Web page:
With the proper knowledge, I’ve learned these types of effects aren’t as scary to take on as they first seem. The way, CG Spectrum lays out its learning path making sure you’re correctly learning the fundamentals required to successfully move on to the more advanced steps in the process. It can seem daunting at first, but breaking the steps into smaller chunks and first understanding those makes moving forward much easier.

Anyone with a passion for 3D and a want to advance themselves in these areas should have no trouble achieving this goal.

About Procedural Approach

Before working with Houdini, the word procedural basically only meant texturing to me. The rest of the work was always a step somewhere in the process that had to be done at a specific point in time, and it was always difficult going back to fix or replace those parts if they weren’t built correctly.

I wouldn’t say you need any specific knowledge on procedural node-based systems before starting to use one, although it can be a little strange at first coming from say, a Maya background, where each object has a history in a certain order.

At first, I thought there were too many nodes to deal with in order to achieve a specific result, but you can very quickly see the benefit and power of being able to swap out, alter or change any step in your process and have everything ripple update all the way through your node chain to your final output.

Making use of collapsible network boxes, subnetworks, node colors, and notes means you’ll never get lost in your own networks, which can get very complex. This also makes it possible for another team member to pick up your scene and continue where you left off.

Practicing VFX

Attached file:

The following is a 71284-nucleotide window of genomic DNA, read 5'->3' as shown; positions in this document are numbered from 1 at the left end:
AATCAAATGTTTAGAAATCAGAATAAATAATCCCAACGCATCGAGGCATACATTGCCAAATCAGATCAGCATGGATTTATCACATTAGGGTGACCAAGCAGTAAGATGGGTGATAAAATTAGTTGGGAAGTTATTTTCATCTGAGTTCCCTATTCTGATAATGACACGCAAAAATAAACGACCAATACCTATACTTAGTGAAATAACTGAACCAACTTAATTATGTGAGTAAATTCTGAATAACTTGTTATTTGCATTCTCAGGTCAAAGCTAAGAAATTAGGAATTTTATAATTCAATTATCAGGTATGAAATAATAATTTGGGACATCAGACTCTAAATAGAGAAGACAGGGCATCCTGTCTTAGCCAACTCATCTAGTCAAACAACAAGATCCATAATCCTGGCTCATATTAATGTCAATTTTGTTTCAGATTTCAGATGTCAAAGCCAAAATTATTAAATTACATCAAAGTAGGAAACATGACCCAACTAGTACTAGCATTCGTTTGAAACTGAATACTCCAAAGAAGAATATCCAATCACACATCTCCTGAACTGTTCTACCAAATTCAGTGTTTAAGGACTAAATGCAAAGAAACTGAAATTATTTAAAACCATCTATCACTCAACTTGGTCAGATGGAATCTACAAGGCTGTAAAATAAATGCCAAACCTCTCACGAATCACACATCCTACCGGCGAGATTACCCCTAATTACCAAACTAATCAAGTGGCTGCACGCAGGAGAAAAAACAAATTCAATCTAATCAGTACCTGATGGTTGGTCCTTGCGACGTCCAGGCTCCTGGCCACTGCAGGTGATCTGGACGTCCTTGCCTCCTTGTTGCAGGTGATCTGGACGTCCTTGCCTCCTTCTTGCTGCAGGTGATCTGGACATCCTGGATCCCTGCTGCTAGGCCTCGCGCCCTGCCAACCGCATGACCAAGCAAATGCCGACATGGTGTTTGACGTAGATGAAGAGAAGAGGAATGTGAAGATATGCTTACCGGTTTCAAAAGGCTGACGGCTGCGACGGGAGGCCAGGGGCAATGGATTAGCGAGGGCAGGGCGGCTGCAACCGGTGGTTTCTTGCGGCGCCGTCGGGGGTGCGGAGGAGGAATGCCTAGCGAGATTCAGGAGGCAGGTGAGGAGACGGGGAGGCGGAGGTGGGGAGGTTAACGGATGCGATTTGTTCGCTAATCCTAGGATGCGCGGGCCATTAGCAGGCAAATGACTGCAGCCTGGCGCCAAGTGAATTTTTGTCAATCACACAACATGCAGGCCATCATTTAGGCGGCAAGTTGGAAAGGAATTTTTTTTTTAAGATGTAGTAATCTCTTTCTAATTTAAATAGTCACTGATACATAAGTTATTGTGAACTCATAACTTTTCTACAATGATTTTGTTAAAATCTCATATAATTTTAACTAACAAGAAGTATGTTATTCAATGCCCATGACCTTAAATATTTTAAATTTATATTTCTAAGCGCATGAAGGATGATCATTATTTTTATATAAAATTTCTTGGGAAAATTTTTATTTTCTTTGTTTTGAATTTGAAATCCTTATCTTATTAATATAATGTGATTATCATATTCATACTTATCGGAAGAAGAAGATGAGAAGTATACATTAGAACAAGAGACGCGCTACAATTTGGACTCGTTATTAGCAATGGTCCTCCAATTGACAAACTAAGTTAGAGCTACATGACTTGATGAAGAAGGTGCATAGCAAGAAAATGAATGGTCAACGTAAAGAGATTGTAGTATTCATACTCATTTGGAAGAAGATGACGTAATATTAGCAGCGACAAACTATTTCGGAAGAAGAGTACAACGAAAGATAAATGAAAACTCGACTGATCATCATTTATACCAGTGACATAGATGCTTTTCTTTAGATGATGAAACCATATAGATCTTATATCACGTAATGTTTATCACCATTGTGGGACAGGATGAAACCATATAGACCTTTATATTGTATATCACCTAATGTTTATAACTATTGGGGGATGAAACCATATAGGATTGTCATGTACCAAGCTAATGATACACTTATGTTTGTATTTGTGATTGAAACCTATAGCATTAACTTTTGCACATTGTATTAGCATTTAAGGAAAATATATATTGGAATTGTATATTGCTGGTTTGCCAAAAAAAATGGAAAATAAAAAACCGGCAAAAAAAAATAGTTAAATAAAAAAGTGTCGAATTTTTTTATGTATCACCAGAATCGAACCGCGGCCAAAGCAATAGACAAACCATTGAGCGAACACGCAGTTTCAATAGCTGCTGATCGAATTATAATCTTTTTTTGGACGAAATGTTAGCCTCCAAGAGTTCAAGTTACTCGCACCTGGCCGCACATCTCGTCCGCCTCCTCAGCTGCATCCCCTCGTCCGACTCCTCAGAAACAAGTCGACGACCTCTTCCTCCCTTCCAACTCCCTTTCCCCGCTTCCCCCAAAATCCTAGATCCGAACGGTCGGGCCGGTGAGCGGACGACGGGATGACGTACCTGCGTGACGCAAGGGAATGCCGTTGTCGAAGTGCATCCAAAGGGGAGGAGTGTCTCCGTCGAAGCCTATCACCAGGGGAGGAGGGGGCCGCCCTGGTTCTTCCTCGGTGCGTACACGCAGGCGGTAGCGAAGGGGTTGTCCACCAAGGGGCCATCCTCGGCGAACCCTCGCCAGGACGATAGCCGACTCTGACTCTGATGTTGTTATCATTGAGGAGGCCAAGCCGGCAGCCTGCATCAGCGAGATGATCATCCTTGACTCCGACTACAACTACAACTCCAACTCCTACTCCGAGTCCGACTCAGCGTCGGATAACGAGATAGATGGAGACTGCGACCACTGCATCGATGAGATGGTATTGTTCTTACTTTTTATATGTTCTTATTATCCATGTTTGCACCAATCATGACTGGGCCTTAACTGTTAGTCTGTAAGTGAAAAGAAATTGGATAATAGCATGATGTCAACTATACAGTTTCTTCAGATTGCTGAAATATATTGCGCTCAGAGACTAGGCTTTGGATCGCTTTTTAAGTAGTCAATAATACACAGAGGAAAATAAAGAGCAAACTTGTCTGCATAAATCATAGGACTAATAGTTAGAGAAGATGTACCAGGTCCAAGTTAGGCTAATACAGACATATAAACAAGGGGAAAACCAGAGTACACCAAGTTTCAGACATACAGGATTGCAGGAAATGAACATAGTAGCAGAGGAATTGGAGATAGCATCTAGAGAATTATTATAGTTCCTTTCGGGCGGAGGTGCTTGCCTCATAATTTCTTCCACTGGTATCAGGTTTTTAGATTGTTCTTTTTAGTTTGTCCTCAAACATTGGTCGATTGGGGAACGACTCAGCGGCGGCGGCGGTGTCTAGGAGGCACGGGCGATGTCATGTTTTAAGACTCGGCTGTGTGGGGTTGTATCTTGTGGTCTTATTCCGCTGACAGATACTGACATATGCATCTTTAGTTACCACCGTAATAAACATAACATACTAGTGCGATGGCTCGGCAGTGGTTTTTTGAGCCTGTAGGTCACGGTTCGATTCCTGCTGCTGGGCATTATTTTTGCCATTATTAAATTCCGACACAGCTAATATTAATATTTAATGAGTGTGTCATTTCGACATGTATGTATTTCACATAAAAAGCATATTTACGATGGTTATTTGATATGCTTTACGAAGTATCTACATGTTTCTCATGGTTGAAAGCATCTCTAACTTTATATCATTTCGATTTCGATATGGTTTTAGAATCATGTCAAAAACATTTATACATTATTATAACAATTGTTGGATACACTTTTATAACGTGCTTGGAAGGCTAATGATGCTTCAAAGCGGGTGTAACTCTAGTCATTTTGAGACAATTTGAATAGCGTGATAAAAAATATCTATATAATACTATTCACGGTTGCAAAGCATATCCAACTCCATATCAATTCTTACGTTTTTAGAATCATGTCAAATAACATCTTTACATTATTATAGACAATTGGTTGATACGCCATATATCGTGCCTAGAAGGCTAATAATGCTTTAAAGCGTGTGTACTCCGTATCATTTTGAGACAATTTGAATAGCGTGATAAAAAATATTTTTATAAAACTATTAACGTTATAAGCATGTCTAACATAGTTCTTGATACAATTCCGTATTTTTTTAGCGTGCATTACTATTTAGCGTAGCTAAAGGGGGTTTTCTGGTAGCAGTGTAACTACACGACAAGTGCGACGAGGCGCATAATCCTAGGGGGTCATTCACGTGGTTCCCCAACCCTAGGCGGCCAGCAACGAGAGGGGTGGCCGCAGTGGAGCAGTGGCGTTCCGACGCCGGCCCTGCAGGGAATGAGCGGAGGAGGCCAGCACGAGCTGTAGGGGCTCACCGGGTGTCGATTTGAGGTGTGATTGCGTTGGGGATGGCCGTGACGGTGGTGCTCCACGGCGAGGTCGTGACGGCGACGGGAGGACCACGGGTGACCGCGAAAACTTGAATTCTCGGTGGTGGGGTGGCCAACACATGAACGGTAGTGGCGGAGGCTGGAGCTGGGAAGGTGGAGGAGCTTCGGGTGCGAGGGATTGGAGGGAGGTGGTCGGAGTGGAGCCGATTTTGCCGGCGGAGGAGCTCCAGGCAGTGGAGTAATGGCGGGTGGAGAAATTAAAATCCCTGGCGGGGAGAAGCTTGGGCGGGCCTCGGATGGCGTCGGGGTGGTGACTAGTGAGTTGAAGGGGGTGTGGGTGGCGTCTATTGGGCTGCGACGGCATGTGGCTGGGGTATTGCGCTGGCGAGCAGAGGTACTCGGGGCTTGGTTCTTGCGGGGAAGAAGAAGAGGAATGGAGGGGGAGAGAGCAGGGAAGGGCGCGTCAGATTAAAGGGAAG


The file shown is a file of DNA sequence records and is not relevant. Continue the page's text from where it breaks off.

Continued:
In terms of working with the many effects available in Houdini, it’s not so much an inspiration, but a desire to learn how each effect is built and what their capabilities are.

I’m not really building specific pieces to try and show off a certain effect. It’s more wanting to find out and more about the processes I’ve learnt the basics of. I’m trying to move the skills I’ve learnt into bigger, more impressive showreel pieces. I’m constantly hitting walls and getting stuck, which forces you to learn and correctly work your way through problems. I think this is an important part for your own self-learning and discovery of what the tools are capable of.

Inspiration, on the other hand, can come from anything and everything! Something as simple as a colour palette can spark the imagination. Besides your own quirky brain, searching around online for others’ work is the best way to get started. There’s an infinite supply of incredible artists out there who are all inspired by each other. Find artists you like and build on their ideas.

This sounds cheesy, but see how far you can push your own effects and bring your original inspiration to new heights. Keep adding effects or intricacies to your simulations to build something bigger and better!